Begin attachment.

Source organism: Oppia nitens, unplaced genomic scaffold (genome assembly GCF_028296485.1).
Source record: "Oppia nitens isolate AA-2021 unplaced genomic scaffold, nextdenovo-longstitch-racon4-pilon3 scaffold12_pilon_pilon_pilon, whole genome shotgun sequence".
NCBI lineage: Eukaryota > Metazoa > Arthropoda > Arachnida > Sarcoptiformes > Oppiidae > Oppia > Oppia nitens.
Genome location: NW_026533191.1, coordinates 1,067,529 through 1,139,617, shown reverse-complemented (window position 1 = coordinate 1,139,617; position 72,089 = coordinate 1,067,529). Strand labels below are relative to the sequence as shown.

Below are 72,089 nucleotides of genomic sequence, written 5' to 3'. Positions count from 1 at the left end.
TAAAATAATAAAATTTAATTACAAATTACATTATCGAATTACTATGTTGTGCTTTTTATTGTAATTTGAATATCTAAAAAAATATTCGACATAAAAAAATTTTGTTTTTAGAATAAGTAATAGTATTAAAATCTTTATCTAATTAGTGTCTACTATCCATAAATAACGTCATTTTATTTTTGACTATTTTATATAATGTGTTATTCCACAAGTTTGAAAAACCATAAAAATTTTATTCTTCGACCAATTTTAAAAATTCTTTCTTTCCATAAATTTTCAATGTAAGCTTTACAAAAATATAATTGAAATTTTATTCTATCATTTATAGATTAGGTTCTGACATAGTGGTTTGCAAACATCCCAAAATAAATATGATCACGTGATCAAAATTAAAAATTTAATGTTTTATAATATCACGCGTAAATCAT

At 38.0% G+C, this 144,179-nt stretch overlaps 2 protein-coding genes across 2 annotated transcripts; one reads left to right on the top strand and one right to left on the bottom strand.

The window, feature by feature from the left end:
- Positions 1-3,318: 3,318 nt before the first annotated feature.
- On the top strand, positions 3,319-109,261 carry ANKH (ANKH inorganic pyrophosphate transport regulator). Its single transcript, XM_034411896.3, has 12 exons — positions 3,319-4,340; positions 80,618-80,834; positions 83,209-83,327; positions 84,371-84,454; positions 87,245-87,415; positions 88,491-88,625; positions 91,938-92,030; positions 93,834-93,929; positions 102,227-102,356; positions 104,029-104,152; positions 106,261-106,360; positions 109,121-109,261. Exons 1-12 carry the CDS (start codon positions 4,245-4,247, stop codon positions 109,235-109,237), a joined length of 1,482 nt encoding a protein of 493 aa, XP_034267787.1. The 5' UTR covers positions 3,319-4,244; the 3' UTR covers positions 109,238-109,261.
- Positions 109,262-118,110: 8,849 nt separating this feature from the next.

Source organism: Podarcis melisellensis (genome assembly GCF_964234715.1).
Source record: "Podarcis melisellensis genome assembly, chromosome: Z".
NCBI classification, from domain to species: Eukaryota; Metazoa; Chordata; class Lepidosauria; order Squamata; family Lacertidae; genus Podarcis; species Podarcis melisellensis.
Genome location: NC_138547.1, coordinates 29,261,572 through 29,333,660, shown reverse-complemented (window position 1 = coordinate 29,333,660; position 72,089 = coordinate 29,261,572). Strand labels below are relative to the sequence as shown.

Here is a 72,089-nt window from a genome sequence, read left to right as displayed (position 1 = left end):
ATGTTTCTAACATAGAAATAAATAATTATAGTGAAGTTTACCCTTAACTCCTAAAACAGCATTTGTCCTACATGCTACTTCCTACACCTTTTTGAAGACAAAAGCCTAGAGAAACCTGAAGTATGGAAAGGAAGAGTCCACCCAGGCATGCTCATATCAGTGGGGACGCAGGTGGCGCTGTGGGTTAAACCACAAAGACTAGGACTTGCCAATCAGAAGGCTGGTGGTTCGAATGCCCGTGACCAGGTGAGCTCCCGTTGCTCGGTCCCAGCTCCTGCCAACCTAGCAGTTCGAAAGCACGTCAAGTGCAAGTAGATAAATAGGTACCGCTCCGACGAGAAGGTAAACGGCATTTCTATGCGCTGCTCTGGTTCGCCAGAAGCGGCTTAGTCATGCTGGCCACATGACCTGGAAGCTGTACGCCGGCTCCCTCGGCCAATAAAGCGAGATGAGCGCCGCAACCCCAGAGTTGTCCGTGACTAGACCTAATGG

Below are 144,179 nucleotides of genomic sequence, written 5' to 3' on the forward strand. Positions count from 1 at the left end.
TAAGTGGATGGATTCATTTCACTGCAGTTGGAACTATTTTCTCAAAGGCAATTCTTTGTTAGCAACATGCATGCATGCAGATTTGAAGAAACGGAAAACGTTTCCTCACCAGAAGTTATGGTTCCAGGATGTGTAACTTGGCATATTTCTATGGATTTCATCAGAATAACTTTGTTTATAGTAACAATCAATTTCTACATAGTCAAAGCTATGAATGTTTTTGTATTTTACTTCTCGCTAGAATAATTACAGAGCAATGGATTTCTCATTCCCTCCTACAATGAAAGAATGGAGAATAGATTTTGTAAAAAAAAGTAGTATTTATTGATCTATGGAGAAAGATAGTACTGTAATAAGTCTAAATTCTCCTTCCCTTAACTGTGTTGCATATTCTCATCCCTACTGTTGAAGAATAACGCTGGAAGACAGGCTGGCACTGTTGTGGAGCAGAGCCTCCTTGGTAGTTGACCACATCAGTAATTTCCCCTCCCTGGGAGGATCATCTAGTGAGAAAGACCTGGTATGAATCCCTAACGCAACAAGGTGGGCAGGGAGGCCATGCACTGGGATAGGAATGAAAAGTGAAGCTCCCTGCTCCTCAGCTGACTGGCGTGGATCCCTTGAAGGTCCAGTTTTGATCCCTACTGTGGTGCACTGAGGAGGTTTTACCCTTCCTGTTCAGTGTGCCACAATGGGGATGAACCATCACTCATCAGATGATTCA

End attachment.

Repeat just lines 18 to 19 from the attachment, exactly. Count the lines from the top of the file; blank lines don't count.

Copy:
Below are 144,179 nucleotides of genomic sequence, written 5' to 3' on the forward strand. Positions count from 1 at the left end.
TAAGTGGATGGATTCATTTCACTGCAGTTGGAACTATTTTCTCAAAGGCAATTCTTTGTTAGCAACATGCATGCATGCAGATTTGAAGAAACGGAAAACGTTTCCTCACCAGAAGTTATGGTTCCAGGATGTGTAACTTGGCATATTTCTATGGATTTCATCAGAATAACTTTGTTTATAGTAACAATCAATTTCTACATAGTCAAAGCTATGAATGTTTTTGTATTTTACTTCTCGCTAGAATAATTACAGAGCAATGGATTTCTCATTCCCTCCTACAATGAAAGAATGGAGAATAGATTTTGTAAAAAAAAGTAGTATTTATTGATCTATGGAGAAAGATAGTACTGTAATAAGTCTAAATTCTCCTTCCCTTAACTGTGTTGCATATTCTCATCCCTACTGTTGAAGAATAACGCTGGAAGACAGGCTGGCACTGTTGTGGAGCAGAGCCTCCTTGGTAGTTGACCACATCAGTAATTTCCCCTCCCTGGGAGGATCATCTAGTGAGAAAGACCTGGTATGAATCCCTAACGCAACAAGGTGGGCAGGGAGGCCATGCACTGGGATAGGAATGAAAAGTGAAGCTCCCTGCTCCTCAGCTGACTGGCGTGGATCCCTTGAAGGTCCAGTTTTGATCCCTACTGTGGTGCACTGAGGAGGTTTTACCCTTCCTGTTCAGTGTGCCACAATGGGGATGAACCATCACTCATCAGATGATTCA